Main Arguments: Mosse’s main argument is that bourgeois respectability and nationalism shaped attitudes toward sex, and these sexual attitudes contributed powerfully to militant nationalism and even the rise of fascism.  While the subtitle of his book refers to all of modern Europe, he focuses mainly on Germany and to a lesser extent on England (with a few references to France and Italy).  He justifies this by stating that in Germany “we witness the ultimate consequences of trying to direct and control human sexuality: the concerted effort under National Socialism to regenerate respectability” (2).

Though he doesn’t really give us a glimpse of what came before this new mode of respectability (sexual “normality”), he claims that the cause of this transformation was religion, and Protestant religious revivals in particular:  German Pietism in Germany, that encouraged Germans to observe a silent obedience to a higher power, and Evangelism in England, that encouraged its followers to get involved with politics.  What emerged out of this transformation was a new sense of respectability, which defined “decent and correct” behavior, as well as the proper attitude one should have toward that behavior.  The supposed “natural” distinctions between men and women were highlighted, creating and enforcing public/private spheres.

These new understandings were harnessed by nationalists to promote nationalistic goals.  Sex was meant for “normal” reproduction, and anything outside of that norm was ostracized as not only unnatural, but unpatriotic and damaging to the nation as well.  In other words, patriotism was equated with sexual normality, and “unnatural” sex, with national decline and racial corruption.

“Outsiders” – or those who did not fit into the realm of respectability, such as homosexuals – were attacked as enemies of the state.  The same can be said for Jews, who were accused of using sex as a weapon to undermine the nation’s health through racial and moral pollution.

He has an interesting chapter on the ways the state imposed its control over the friendships of its citizens.  Whereas the Enlightenment had emphasized the individual’s right to cultivate relationships – even erotic ones with members of the same sex – nationalism dictated that individuals should only have non-erotic friendships with members of the same sex, and erotic relationships would be saved for husbands and wives (and again, for only reproductive purposes to create future generations for the state).  The challenge, however, was to keep homosocial relationships from turning into homosexuals ones, because, the state encouraged deep and even passionate bonds among its male citizens.  In fact, these powerful male friendships were prerequisite of masculinity.  The state wanted men who felt a deep sense of camaraderie with one another, which bolstered the solidarity and power of nationalism.  In this sense, these homosocial relationships always bordered on homoerotic (because of the passion of the friendship); but this also bothered the nationalists because that passionate characteristic always ran the risk of developing into a homosexual bond.  (He also makes the claim that in Germany, the “ideals of personal friendship were most clearly articulated” because the Germans hoped these bonds would act as “a surrogate for lost national unity” – – which I think is a gross over generalization (67).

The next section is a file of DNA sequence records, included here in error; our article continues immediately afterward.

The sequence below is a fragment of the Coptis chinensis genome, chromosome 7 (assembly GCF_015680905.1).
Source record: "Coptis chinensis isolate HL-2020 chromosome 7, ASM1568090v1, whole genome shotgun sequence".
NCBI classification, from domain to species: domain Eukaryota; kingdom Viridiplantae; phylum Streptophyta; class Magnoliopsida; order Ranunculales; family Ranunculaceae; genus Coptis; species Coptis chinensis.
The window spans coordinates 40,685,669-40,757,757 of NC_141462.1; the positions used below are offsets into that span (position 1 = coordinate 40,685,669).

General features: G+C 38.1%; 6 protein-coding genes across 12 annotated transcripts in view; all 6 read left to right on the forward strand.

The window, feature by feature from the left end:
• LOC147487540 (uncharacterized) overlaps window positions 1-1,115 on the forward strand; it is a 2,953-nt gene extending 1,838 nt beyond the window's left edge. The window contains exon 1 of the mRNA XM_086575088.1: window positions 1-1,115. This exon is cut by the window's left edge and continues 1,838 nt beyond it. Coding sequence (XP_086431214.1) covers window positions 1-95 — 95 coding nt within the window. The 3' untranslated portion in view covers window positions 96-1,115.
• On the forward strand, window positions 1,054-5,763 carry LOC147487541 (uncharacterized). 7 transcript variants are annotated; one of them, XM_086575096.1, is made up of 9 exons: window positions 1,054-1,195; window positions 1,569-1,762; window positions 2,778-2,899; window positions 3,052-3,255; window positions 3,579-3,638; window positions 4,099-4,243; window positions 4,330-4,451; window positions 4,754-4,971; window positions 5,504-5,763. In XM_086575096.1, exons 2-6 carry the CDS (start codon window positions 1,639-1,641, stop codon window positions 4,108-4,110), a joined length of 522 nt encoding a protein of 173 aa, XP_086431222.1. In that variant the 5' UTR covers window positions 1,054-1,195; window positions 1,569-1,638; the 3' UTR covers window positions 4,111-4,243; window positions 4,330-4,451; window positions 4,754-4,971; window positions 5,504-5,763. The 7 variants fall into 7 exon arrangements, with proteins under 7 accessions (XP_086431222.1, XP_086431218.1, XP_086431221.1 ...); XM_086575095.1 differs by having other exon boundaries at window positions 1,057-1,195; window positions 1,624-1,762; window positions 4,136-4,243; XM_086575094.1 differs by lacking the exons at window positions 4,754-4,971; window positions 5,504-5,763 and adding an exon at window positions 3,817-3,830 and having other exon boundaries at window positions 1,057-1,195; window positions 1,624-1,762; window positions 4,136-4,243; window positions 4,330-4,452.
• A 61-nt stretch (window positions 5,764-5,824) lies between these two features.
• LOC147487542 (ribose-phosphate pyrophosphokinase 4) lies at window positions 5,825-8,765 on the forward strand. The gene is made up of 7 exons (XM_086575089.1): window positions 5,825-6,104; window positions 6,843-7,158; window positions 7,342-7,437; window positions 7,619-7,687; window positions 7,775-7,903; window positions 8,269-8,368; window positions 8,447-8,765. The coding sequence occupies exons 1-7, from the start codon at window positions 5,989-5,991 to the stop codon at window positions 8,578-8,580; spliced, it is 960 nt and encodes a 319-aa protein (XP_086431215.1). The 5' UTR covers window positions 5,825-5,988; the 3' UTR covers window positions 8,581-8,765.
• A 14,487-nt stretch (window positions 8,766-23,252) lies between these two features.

The Nazis are seen as the logical endpoint for these developments; so instead of being viewed as an abhorrent misuse of sexuality and nationalism, I get the feeling that Mosse sees these developments as leading almost inevitably towards such abhorrent uses.  National Socialism promised to harness and enforce respectability to re-forge the nation in the face of the chaos of modernity.  While men run and protect the nation with physical force (monuments of nude men are erected throughout Germany, displaying the ideal masculinity and the “return” to the natural body), women (who are ultimately inferior) have the duty of literally reproducing the racially and morally pure nation.

My Comments:

I think this must have been a good and maybe even controversial book back in 1985, but it’s dated now.  The way he presents the material is as if there is some un-named “they” who are concocting these new ideas and powers.  There’s no sense of interplay between culture, politics, and ideas.  The result is that the people in the book have absolutely no agency, and are just pawns of the powerful nation-builders.

For more books on German history or the history of sexuality, see my full list of book reviews here. 

Categories: Book Review, German History, History, Sexuality & Gender | Tags: , , , , , | Leave a comment

Blog at WordPress.com.